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Duty of Care

Duty of Care was introduced under the Environmental Act 1990 (Section 34) and states that it is the duty of all businesses to ensure that their waste is handled in a safe and responsible way.

Duty of Care definition

Duty of Care was introduced under the Environmental Protection Act 1990 (Section 34) which states that it is the duty of any business to ensure that their waste is handled in a safe and responsible way and that it is transferred only to authorised persons for safe transportation to a licensed disposal or recovery site. Parties involved in this ‘chain’ include the producer of the waste, the waste carrier and waste disposer as well as waste brokers, who may arrange for the collection of waste on behalf of someone else.

Everyone within this chain has an obligation to fulfil their Duty of Care obligations until the waste has been disposed of safely at its final end destination.

Key points of Duty of Care

  • Identify the waste type: The waste producer must describe the type of waste using the appropriate six digit European Waste Catalogue code; for example, “20 03 01” is the code for commonly used “mixed municipal waste”.

  • Safe storage of the waste: The waste producer is responsible for ensuring safe storage of all waste to allow it to be transported safely. This includes guarding against adverse weather conditions, spillage and overfilling of containers as well as protecting against fire and scavenging of waste.

  • Authorised waste carriers, broker and licensed disposal sites: The waste producer must ensure that waste is only collected by a registered waste carrier and that it is disposed of at a licensed site, which accepts the waste type being disposed. Similarly, waste brokers need to be registered with the appropriate government agency dependent on their operating region.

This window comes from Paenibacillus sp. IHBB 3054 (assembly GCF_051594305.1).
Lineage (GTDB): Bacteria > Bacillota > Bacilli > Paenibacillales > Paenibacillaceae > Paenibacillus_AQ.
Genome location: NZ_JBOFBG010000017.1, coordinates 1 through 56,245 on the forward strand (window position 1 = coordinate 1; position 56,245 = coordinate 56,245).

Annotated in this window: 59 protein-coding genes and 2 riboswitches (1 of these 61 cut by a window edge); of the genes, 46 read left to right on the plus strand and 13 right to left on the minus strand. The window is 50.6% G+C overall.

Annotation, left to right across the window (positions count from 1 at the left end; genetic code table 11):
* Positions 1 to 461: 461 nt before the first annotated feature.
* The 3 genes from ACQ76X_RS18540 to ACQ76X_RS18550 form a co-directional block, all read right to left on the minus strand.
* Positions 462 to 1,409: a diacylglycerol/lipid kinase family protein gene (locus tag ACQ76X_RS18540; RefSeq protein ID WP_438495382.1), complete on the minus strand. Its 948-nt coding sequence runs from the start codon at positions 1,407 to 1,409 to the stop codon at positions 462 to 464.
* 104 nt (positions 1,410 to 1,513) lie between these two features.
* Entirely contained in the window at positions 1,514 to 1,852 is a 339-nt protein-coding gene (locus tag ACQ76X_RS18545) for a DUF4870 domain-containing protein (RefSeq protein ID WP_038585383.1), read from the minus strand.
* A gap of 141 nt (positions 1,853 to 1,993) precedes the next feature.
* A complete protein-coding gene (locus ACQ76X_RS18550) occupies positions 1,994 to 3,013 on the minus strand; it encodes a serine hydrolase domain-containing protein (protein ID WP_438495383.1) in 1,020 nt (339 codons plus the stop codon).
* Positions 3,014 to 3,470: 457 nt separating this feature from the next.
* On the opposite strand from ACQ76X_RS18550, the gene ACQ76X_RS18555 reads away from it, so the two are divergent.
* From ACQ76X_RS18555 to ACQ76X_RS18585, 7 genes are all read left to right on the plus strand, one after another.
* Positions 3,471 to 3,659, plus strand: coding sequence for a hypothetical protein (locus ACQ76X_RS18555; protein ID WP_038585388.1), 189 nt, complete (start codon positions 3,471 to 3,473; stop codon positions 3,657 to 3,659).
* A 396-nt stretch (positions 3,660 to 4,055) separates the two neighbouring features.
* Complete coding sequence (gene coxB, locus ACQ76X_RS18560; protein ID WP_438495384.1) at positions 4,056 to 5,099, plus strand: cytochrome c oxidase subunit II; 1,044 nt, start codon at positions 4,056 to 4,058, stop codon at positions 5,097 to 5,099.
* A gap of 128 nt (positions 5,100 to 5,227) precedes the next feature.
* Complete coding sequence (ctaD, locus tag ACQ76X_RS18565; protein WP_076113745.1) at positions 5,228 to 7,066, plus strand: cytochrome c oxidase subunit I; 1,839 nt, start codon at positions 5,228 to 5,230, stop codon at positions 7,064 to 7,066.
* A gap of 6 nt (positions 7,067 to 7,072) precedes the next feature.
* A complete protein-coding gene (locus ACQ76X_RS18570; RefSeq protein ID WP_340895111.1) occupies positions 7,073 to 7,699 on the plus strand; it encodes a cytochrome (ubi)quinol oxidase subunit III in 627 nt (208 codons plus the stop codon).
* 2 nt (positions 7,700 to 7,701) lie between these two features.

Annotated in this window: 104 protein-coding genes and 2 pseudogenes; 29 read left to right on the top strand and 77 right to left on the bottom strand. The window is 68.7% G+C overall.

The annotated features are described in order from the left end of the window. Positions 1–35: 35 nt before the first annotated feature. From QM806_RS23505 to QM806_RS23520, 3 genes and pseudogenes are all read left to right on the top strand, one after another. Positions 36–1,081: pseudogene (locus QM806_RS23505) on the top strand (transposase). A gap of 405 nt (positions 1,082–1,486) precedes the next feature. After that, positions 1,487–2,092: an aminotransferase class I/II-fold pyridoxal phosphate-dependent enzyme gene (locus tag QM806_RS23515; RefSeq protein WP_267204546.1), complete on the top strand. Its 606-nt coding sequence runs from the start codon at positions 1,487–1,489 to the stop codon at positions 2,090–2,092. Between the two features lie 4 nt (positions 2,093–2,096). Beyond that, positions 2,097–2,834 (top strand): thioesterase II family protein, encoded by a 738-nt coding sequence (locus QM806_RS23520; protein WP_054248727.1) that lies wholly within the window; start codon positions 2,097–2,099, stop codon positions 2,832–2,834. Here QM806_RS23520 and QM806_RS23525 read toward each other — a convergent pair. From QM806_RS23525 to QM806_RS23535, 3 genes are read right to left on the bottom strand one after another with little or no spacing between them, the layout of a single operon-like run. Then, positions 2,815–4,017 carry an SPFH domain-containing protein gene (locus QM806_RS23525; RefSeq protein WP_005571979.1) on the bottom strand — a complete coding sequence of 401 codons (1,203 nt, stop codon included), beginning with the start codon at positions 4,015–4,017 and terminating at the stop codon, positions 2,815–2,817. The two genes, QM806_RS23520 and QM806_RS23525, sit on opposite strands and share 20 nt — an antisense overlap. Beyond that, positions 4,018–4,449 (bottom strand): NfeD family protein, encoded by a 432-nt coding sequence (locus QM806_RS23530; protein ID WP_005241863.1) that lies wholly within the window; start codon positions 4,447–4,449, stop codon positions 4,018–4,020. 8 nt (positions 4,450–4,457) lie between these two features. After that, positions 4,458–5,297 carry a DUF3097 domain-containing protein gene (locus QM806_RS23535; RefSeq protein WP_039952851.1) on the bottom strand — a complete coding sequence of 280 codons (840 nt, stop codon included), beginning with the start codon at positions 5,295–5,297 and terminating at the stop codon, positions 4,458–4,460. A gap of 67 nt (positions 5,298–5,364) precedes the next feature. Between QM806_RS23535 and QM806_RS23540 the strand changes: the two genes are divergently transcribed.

• Waste Transfer Notes (WTN): A WTN must accompany the waste when it is transferred from one party of the waste chain to another. The WTN must include the following information:

  • A description of the waste, the quantity and how it is stored (e.g. in containers or sacks).

  • Waste producer details (name, address and signature of declaration).

  • Waste carrier (name, address, License number and signature of declaration).

  • Details of waste collection including service address, date and time.

  • Waste disposal details (name, address, Waste Management License number). To reduce the time involved in completing individual WTNs for scheduled collections, an annual waste transfer note can be issued. This covers duty of care requirements for up to one year and is utilised when waste carriers collect the same amount and type of waste from a site on a regular basis.

Please note that all WTNs must be kept for a minimum of 2 years as the Environment Agency is entitled to review these at any point over this period. Ensure reasonable measures are taken to prevent breach of the duty. The Duty of Care highlights that all parties in the waste chain must provide evidence that all reasonable attempts have been made to prevent illegal disposal of the waste. For example, waste producers may request a confirmation (tip) ticket from a licensed landfill site for waste disposed to ensure requirements are fulfilled. Ellgia LTD provides Duty of Care documentation for all customers where required in the form of an annual WTN to ensure compliance with current legislation. It is vital that customers review the information displayed on their Duty of Care documentation to ensure description of waste and volume of waste is correct. If there are any changes to the production of waste, you must notify us at the earliest opportunity.

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